But since Merkel’s departure more than three months ago, Germany has seen a drastic shift in its longstanding policies that defined the country under her 16-year leadership. Though Chancellor Olaf Scholz, who stepped into the role on Dec. 8, was reportedly consulting with Merkel about the lead-up to Russia’s incursion in Ukraine, he soon announced an about-face on Germany’s domestic and foreign policies, discarding decades of foreign policy tradition by committing up to two percent of Germany’s gross domestic product to defense spending (compared with a current level of 1.4 percent) and announcing that Germany was halting the certification of the Nord Stream 2 gas pipeline from Russia, a project that began under Merkel’s leadership.
Scholz called Putin’s war one “in cold blood” and said it was a “watershed” moment for Europe.
“When February 24 happened, many policymakers were shocked by the naked aggression from Putin,” David-Wilp said. “I think people finally realized that the last 30 years have been a respite from history. There was a lot of pressure from the U.S. and Germany’s European counterparts. It was just clear that Germany wasn’t matching the expectations that it should play in Europe.”
On Feb. 25, Merkel released her only statement thus far on Russia’s invasion, saying there was “no justification” for this “blatant violation of international law,” which she “condemned in the strongest terms.”
She added: “Russia’s war of aggression marks a profound turning point in European history after the end of the Cold War.” She offered “solidarity” to Ukraine’s government and citizens and her “full support” to Scholz, who served as her finance minister and vice chancellor for three years.
Merkel grew up a pastor’s daughter in East Germany, speaks fluent Russian, enjoys baking pflaumenkuchen mit streusel (plum cake with crumbles) and has a doctorate in quantum chemistry. She said in an interview with Der Spiegel in 2019 that as a former East German citizen, she dreamed of seeing the Rocky Mountains, driving around in a car, “in something better than a Trabant,” and listening to Bruce Springsteen.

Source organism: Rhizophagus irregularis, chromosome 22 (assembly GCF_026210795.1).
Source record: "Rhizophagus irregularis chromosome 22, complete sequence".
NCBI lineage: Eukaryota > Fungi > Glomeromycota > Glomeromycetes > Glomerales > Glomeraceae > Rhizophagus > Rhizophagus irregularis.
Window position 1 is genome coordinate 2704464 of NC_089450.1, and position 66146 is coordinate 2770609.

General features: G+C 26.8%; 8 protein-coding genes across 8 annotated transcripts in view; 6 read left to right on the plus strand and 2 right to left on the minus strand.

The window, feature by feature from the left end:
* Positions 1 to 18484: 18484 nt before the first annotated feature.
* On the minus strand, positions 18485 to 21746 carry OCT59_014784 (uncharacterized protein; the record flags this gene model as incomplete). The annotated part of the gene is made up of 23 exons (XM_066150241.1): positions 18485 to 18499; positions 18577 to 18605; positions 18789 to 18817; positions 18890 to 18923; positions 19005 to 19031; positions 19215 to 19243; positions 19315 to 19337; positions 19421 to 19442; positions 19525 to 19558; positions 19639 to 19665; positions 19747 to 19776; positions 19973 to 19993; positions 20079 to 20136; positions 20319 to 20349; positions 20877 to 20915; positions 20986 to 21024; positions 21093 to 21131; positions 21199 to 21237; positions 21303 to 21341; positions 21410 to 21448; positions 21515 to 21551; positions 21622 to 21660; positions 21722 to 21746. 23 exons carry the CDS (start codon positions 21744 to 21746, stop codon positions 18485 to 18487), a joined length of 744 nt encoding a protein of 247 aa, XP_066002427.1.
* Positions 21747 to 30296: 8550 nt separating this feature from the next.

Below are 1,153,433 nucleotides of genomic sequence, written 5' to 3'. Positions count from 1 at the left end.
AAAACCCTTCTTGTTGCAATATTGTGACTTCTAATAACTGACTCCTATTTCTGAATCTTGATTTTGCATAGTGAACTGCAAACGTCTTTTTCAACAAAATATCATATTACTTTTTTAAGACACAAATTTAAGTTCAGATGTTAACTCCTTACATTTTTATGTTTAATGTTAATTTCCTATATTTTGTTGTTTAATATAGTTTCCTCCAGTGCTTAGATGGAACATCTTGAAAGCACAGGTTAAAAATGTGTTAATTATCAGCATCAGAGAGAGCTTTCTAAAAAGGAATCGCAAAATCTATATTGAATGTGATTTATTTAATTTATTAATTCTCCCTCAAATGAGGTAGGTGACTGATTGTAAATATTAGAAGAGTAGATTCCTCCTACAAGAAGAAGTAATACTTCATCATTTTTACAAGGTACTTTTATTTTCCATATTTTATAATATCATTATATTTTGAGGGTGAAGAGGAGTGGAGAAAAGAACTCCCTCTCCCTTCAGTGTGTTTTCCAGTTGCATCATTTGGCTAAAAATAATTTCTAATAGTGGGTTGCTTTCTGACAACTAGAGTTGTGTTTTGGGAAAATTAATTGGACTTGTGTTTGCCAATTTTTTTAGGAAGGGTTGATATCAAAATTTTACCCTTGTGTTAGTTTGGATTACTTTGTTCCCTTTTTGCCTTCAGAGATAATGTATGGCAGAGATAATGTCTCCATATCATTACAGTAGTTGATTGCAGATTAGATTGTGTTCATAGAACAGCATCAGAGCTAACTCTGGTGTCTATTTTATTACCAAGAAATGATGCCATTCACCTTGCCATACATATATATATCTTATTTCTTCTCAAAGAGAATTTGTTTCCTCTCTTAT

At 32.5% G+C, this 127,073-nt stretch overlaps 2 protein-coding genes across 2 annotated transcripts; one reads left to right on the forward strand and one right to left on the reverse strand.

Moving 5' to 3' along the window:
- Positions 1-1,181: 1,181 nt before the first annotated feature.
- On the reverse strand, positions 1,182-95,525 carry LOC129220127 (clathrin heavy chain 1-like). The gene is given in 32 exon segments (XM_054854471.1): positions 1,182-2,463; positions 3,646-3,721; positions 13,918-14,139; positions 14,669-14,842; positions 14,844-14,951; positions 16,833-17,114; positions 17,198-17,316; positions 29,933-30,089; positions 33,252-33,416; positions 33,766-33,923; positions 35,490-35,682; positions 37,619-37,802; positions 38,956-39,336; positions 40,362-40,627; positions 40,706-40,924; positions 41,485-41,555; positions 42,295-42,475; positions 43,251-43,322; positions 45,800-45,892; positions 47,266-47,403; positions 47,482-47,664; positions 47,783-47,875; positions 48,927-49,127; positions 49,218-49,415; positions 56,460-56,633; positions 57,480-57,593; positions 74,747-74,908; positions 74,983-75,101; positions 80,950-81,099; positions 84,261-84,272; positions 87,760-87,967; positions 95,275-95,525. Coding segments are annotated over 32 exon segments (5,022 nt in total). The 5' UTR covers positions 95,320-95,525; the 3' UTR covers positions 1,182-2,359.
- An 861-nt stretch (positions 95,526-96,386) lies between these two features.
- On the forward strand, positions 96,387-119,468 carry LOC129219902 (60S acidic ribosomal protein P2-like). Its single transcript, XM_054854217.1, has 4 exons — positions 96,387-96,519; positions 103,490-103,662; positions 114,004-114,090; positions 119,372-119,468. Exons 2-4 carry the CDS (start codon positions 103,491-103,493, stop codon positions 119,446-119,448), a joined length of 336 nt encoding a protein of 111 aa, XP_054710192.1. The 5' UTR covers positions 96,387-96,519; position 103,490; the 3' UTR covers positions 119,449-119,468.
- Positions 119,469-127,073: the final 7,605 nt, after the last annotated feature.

Often seen during her chancellorship as the interlocutor between Russia and the West and possessing the ability to communicate personally with President Vladimir Putin, Merkel’s leadership and policies are now being more scrutinized since Russia’s military assault in Ukraine. Some pundits argue that her policies left Europe too dependent on Russia.
Europe, and especially Germany, have become increasingly dependent on Russian oil and gas in the last two decades, with about 40 percent of Europe’s supply coming from Russia, according to Eurostat. Germany is one of its most reliant customers, having paid more than 40 billion euros (about $36 billion) to Russia for fossil fuels in 2021. About 55 percent of its natural gas comes from Russia.
Still, David-Wilp noted that Merkel had not been making these decisions on Germany’s energy imports alone. She had a grand coalition — a governing group among the Christian Democratic Union (CDU), its sister party the Christian Social Union of Bavaria (CSU) and the Social Democratic Party (SPD) — for three of the four terms she served. So everyone was party to the decisions being made.
“I think it’s understandable to look back on her tenure in a different way because of the new environment we’re in,” David-Wilp said. “But really, she left office with a stellar record and lots of praise.”
As the world adapts to the rapidly changing geopolitics right now, Merkel’s policies and mandates during her chancellorship will no doubt continue to be scrutinized. Whether she weighs in again on the war in Ukraine remains to be seen. One thing is probably certain: she’ll keep a better eye on her wallet during her next grocery run.